To be sure, the governor's executive staff positions are often high-stress, involve grueling hours, and come with a burn-out factor. Often, those who fill them have been recruited from the private sector and took pay cuts to join government. And Corbett is not the first governor to give his executives raises.
Still, since taking office in January 2011, the Republican governor has made fiscal responsibility a central theme in nearly every speech and every policy, advocating for steep budget cuts to bring state spending in line with revenue. In his first budget address, he asked public school teachers and administrators to take a one-year pay freeze.
Kevin Harley, Corbett's spokesman, said the pay hikes were an effort by Steve Aichele, the governor's chief of staff, to level the playing field and bring senior staff into the same pay grade.
Before the raises, for instance, deputy chiefs of staffs were bringing home different paychecks. "There was great disparity in how they were paid," Harley said. "There was no rhyme or reason to it. This makes management sense."
He added: "These are not people who are punching the clock. They work nights, they work weekends, they are basically on call 24/7. They are not 9-to-5 jobs."
Critics counter that a governor should lead by example when asking others to tighten their belts.
"Gov. Corbett preaches sacrifice but practices plunder," said Eric Epstein, founder of the self-styled reform group Rock the Capital. "This shows how disconnected government is from reality."
As governor, Corbett is empowered to set salaries for his executive staff, as well as most aides, from administrative assistants to schedulers to top deputies. Salaries of cabinet members are set by statute.
According to payroll documents, those receiving $10,000 raises were two deputy chiefs of staff, E. Christopher Abruzzo and Luke Bernstein, who were bumped to $145,018 from $135,003, a roughly 7.5 percent increase; and policy and planning secretary Jennifer Branstetter, who will also be paid $145,018, up from $135,003.
Corbett also added $10,000 to the salary of the secretary of legislative affairs. The post was vacated last month by Annemarie Kaiser, who was making $135,003 when she left the administration for a seat on the Pennsylvania Gaming Control Board. Her replacement, Christopher Carusone, is being paid $145,018.
One other Corbett executive - his new chief of staff, Aichele - received a raise with a promotion. Aichele had been general counsel before Corbett named him chief of staff in May in a personnel shake-up intended to improve the governor's public image. As general counsel, Aichele was paid $148,812. When he became chief of staff, he began making $154,133 - the same salary as the person he replaced, William Ward.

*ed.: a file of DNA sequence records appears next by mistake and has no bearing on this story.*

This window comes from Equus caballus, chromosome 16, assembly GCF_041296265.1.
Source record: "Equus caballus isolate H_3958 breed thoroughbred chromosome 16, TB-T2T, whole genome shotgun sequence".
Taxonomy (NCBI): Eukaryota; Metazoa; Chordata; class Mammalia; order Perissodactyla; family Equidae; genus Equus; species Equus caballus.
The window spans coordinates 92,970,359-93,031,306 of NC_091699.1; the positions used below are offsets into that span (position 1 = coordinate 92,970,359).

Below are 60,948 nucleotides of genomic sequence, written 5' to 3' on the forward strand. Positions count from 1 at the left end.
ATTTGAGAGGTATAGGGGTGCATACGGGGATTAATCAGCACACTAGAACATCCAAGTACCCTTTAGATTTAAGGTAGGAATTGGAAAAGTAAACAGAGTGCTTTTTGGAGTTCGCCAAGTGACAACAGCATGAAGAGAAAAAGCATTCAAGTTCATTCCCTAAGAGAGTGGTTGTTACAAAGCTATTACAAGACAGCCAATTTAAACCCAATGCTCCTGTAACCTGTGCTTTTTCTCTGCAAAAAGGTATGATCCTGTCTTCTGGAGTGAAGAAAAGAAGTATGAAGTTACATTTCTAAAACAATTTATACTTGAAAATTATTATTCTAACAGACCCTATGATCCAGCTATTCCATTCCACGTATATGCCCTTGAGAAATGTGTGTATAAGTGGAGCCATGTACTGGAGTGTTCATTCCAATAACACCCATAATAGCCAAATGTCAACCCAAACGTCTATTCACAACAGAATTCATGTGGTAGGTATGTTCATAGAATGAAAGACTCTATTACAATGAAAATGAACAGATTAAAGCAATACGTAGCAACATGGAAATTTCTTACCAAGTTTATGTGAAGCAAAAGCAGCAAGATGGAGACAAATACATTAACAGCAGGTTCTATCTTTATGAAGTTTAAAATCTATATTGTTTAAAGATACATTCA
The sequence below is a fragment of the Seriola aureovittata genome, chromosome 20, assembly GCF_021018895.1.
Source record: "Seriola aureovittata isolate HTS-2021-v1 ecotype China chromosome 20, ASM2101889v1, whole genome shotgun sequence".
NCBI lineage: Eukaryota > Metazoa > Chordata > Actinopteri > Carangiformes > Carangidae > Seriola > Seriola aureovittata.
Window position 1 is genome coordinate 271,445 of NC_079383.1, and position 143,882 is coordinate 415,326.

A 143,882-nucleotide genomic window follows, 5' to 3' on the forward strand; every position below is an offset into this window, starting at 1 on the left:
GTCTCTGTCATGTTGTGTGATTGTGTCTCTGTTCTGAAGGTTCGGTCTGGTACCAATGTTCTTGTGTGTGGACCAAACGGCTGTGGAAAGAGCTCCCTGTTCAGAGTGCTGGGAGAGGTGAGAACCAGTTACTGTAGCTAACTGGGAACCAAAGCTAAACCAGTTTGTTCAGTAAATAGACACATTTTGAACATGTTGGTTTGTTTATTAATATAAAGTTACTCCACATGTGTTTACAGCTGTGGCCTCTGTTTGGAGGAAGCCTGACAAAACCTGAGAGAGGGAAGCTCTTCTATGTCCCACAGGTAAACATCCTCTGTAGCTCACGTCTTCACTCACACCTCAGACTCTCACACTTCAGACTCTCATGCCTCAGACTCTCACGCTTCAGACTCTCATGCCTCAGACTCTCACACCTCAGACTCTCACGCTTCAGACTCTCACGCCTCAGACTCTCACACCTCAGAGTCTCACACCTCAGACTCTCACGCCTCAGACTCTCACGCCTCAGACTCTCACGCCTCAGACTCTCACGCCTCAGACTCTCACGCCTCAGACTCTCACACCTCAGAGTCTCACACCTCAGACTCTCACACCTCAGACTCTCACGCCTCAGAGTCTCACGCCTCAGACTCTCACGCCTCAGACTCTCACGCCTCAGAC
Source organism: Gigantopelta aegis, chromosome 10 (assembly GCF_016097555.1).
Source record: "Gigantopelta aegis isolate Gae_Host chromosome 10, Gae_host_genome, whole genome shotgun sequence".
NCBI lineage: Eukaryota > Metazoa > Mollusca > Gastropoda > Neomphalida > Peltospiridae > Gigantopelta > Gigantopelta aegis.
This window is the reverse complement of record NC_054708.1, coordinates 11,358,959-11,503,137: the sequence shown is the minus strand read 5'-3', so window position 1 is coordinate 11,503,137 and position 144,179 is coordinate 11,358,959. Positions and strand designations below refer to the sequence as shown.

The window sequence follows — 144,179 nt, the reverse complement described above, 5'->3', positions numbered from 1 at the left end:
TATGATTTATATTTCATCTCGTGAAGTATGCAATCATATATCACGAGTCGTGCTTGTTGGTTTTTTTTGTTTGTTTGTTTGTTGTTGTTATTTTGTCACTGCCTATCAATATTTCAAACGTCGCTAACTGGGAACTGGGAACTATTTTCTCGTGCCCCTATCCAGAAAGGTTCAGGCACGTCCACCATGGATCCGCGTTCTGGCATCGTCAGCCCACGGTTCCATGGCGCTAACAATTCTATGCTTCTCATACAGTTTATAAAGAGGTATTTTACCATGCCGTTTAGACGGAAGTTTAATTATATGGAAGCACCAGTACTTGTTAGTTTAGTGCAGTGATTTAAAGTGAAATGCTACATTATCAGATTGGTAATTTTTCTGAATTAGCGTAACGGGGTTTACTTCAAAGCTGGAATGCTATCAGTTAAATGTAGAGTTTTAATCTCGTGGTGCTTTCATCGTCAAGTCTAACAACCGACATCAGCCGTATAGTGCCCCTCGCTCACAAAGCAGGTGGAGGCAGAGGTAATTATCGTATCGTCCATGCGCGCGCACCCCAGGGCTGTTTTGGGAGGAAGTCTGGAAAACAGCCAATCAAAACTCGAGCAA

Compared with his predecessor, Democrat Ed Rendell, Corbett came into office with a smaller inner circle of executive and high-level aides. But with a few exceptions - like Branstetter, who made less than her predecessor - Corbett paid his top staffers more, according to an Inquirer/Pittsburgh Post-Gazette analysis of salaries when he took office in January.
At that time, the average salary for an executive staffer under Corbett was $129,303, as opposed to $116,440 for top aides to Rendell when he was leaving office.
The $6 million budget for the Governor's Office is but a fraction of the overall $27.65 billion spending plan enacted over the summer for the 2012-13 fiscal year. But this budget, as well as last year's, contained painful cuts that departments across the state have dealt with through a mix of spending reductions, layoffs, and leaving positions unfilled.
Since Corbett took office, for instance, there are 2,000 fewer positions in the executive branch. Just under 300 of those were achieved through layoffs, the majority of which came from the Departments of Labor and Industry and Public Welfare, according to records from the state Office of Administration.
Staffing aside, the governor has also made steep cuts to public school aid and public welfare programs during his tenure that have been unpopular in some quarters.
Chris Borick, a pollster and political science professor at Muhlenberg College in Allentown, said raises in government, though necessary, were frequently viewed with suspicion.
He said some people would look at the $10,000 raises and think they are a pittance. But the vast majority of Pennsylvanians, he noted, will never receive such a pay hike, or tough economic times or their lifetimes.
"At a time when you are cutting salaries and programs, it's hard to make the case that your people deserve a raise," Borick said. "The juxtaposition of one with the other really does raise eyebrows, and will not sit well with the public. But as a governor, it's a hit you have to be willing to take."
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